Discussion in 'Photography Beginners' Forum' started by DRoberts, Dec 23, 2008.
C&C always welcome...
O.K., I don't have a lot of time, but here is goes. Photo one is lacking contrast. You have a white background, but the subject's face is washed out.
Put a light behind the subject to make the background stand out from the subject. Also, try changing the WB (white balance) to expose some of the color that has been clipped. Then change to B/W (black and white).
In number two, your subject is standing too much towards the camera and it makes his frame look enlarged. With a larger build, have the shoulder turned more so you get a sliming effect.
The biggest and most import thing in number three are the shadows on the face. Turn on the flash. Brighten up the subject(s) in portrait photography by added flash, more so outdoors than in. If you used flash, it is not high enough. I like to start at -1.0 E.V. and work from there.
I like number four, but I might have gone with a higher aperture. 5.6 is a good all-around setting for capturing people and leaving a lot in focus. Here you choose to shoot using 4.6.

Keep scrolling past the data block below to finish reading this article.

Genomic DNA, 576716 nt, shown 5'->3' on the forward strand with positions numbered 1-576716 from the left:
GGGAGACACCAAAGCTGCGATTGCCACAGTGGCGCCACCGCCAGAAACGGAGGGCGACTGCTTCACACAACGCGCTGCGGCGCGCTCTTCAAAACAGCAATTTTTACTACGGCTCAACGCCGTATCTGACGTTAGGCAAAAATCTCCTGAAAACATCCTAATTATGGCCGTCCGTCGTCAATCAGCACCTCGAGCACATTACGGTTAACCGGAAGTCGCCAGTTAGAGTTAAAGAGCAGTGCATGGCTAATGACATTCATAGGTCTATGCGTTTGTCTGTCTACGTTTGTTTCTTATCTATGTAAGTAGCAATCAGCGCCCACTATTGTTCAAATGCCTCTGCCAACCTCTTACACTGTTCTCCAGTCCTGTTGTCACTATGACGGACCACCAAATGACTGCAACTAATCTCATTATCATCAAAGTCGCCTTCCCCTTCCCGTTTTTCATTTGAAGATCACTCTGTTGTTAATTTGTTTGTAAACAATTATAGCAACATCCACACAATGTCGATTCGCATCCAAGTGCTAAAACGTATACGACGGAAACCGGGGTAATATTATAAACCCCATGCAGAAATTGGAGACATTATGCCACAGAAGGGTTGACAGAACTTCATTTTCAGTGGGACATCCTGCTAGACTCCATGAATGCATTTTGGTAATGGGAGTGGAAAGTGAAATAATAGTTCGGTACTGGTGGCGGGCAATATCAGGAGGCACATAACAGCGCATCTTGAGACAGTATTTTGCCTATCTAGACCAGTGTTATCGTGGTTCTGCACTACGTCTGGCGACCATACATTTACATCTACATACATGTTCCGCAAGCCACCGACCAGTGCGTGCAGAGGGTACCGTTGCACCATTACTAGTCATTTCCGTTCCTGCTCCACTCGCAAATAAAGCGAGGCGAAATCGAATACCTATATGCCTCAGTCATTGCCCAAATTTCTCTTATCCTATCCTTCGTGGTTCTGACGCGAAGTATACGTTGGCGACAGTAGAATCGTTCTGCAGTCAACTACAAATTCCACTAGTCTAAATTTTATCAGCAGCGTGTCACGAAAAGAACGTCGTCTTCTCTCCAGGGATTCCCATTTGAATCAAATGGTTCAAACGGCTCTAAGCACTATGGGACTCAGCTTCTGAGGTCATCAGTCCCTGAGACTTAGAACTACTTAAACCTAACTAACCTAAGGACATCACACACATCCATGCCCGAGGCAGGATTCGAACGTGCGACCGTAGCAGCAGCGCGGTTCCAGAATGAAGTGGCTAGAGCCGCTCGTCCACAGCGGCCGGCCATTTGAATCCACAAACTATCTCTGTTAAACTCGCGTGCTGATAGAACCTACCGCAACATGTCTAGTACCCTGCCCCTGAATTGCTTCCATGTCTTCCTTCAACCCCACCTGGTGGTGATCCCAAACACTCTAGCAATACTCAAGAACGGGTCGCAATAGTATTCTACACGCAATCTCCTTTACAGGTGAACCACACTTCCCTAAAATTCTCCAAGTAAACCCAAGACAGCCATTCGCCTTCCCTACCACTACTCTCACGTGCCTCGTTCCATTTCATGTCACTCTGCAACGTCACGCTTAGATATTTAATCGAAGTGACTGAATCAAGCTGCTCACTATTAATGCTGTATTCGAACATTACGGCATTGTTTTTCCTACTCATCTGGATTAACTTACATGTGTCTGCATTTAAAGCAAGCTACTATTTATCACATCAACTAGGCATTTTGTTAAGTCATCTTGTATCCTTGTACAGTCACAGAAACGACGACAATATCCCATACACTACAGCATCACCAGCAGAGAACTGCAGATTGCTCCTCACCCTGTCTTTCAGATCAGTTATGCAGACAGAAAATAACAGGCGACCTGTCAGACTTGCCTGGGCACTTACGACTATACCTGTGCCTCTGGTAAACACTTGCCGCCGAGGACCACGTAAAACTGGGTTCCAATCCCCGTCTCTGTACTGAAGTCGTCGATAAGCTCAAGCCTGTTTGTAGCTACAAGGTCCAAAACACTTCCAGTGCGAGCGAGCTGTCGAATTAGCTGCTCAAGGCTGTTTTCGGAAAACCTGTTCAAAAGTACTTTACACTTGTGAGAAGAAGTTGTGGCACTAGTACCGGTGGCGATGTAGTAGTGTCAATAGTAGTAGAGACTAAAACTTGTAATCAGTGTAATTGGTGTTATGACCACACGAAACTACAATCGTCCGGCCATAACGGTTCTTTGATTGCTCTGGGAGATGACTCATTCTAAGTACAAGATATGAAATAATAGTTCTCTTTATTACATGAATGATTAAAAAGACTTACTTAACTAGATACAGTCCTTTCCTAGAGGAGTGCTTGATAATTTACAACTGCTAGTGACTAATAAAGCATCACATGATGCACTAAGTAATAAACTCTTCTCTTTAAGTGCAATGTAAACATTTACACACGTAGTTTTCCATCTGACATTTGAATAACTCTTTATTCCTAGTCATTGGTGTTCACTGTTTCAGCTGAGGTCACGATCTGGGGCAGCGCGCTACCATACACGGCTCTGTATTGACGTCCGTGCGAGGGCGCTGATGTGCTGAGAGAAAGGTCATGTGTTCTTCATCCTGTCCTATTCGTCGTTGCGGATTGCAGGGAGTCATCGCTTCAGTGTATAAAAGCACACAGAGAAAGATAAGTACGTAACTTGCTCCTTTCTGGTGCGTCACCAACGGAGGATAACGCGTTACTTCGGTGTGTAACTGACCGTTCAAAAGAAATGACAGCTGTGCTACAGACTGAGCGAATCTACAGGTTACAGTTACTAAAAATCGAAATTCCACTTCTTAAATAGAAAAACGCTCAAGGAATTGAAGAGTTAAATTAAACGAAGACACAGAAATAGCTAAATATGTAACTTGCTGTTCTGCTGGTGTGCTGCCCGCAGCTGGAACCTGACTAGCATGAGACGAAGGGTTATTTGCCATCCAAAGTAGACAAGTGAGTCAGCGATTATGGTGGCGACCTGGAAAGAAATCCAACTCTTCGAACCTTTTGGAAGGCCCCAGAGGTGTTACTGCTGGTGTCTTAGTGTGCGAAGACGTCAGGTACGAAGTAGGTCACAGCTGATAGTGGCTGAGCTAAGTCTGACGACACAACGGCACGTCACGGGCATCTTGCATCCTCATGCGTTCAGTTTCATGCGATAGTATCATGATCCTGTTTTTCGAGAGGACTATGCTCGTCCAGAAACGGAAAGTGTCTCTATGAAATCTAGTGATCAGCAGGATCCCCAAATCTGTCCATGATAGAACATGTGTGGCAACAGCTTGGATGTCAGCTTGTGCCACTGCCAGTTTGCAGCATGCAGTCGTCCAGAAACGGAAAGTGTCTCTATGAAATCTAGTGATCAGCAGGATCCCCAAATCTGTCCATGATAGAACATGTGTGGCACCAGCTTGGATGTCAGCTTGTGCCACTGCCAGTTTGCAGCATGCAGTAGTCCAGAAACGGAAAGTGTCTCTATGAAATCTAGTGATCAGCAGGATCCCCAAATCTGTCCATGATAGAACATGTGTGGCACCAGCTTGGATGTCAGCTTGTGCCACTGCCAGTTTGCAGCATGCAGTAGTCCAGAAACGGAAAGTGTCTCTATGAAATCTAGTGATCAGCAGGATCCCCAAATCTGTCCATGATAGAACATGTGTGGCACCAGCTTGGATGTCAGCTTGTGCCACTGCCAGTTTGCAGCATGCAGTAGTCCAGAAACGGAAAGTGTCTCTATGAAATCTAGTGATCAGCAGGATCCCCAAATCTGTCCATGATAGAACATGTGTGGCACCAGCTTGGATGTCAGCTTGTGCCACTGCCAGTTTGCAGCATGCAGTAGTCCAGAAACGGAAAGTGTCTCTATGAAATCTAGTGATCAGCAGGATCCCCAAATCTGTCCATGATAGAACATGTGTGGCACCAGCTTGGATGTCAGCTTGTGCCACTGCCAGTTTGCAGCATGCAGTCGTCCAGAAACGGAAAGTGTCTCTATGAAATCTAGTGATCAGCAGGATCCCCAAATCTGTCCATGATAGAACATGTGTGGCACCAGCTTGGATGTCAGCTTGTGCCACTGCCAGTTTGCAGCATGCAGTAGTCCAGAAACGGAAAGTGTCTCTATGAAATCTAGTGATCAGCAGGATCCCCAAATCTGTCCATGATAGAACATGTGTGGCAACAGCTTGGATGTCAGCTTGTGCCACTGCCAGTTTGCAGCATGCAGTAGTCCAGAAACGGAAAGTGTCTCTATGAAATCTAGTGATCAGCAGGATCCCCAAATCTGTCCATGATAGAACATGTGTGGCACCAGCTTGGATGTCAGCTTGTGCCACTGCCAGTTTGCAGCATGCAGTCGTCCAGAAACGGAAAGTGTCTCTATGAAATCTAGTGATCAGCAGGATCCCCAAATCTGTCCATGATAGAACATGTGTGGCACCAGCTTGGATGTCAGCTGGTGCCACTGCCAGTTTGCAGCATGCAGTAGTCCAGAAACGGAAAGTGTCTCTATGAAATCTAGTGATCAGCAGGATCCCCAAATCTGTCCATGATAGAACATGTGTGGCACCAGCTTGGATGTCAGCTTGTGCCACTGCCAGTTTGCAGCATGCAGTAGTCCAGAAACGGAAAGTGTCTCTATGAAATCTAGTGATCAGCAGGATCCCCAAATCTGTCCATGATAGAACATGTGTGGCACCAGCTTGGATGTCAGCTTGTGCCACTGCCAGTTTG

I would open it up to 2.8 and really focus on their faces. You could get away with this because the subjects' faces are the same distance from the camera as his head is resting on hers.
Remember to include your specifications when posting. I had to look at the EXIF data to get photo data. Even if you have gear in your signature, we can't tell what each photo was shot at or with what, we can just guess. Or, if you are crazy like me, download the photo and analyze the EXIF data.
The good news is your subjects seem comfortable with you. This is especially hard with teenagers. They are very self-conscious and do not like to open up as a rule. You obviously put them at ease. That's is something that can not be taught like as the technical stuff can.
I think the first two need more directional lighting.
This isn't really directed towards just you, but for anyone who sees the first two pictures and thinks the lighting is okay:
There is rarely anything interesting about flat, even lighting. I honestly do not understand why people aspire to set their lights 45 degrees on each side of the subject. When used in a "safe" and rudimentary way, even light has little character, hardly any depth, and above all essentially acts as a fancy, soft xerox of your subject.
I fear there was so much potential with the cowboy theme, i mean c'mon, it's so iconic, how does it not get you excited about trying some more dangerous lighting?!?!?!?
look at the front page of this, now that's what i'm talking about.
Did you read mine or Sw1tchFX's comments? Do you agree or did you find them helpful? Just wondering.
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